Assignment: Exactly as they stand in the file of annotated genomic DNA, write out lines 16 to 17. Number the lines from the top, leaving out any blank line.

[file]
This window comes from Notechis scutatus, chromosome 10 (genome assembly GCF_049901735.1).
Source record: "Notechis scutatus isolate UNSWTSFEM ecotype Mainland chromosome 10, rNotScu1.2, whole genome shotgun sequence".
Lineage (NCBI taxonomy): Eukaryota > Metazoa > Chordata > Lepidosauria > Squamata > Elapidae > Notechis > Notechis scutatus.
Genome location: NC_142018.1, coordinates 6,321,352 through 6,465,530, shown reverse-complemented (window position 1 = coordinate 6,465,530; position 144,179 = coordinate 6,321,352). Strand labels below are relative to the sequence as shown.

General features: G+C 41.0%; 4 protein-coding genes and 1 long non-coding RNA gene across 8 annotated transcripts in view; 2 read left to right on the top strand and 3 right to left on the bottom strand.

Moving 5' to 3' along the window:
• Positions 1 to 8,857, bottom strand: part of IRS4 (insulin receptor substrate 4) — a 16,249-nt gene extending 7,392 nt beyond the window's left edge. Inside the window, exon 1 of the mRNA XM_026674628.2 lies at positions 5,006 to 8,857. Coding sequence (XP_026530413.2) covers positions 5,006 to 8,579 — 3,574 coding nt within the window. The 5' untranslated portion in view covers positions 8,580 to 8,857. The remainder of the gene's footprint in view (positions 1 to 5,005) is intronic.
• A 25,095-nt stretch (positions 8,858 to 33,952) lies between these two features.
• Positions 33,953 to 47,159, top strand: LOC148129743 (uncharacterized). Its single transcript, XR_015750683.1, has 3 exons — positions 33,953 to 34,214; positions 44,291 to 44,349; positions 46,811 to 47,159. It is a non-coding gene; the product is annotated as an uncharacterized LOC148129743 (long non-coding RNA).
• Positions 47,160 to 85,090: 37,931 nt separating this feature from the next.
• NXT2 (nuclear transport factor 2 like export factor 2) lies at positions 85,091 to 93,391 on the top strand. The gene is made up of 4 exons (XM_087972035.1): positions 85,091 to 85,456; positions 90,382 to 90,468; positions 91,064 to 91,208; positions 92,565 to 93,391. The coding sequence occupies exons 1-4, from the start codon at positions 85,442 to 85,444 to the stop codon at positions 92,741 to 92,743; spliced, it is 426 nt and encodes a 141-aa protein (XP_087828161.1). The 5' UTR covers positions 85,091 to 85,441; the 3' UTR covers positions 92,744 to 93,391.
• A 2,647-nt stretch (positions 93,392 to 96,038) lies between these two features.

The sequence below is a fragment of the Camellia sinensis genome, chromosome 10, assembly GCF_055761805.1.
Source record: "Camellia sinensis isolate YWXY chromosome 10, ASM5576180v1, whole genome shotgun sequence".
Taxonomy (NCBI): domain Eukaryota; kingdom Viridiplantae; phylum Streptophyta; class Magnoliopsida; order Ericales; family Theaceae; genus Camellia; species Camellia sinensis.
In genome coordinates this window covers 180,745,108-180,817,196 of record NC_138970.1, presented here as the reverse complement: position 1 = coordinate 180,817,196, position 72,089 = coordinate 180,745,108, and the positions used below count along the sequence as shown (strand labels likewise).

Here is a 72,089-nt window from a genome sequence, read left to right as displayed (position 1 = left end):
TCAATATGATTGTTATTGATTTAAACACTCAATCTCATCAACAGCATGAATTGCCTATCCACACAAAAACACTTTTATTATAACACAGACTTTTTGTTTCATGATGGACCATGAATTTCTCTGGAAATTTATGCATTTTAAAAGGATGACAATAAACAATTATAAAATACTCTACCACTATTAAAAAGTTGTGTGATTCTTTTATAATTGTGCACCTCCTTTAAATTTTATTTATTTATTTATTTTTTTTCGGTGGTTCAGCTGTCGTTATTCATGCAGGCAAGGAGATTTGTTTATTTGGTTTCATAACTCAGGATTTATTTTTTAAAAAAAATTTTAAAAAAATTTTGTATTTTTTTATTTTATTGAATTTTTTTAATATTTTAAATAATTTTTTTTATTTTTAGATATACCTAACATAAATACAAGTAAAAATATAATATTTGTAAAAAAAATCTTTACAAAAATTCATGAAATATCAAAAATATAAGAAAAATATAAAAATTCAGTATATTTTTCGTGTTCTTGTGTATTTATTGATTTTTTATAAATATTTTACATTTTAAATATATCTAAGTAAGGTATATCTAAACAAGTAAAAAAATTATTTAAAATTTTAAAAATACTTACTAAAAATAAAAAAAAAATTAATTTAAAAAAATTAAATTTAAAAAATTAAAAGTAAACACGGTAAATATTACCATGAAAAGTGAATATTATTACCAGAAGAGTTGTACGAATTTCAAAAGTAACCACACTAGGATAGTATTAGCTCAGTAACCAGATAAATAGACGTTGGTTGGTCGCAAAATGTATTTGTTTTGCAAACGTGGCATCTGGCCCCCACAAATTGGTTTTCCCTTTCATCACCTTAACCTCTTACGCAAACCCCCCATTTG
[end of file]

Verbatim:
In genome coordinates this window covers 180,745,108-180,817,196 of record NC_138970.1, presented here as the reverse complement: position 1 = coordinate 180,817,196, position 72,089 = coordinate 180,745,108, and the positions used below count along the sequence as shown (strand labels likewise).

Here is a 72,089-nt window from a genome sequence, read left to right as displayed (position 1 = left end):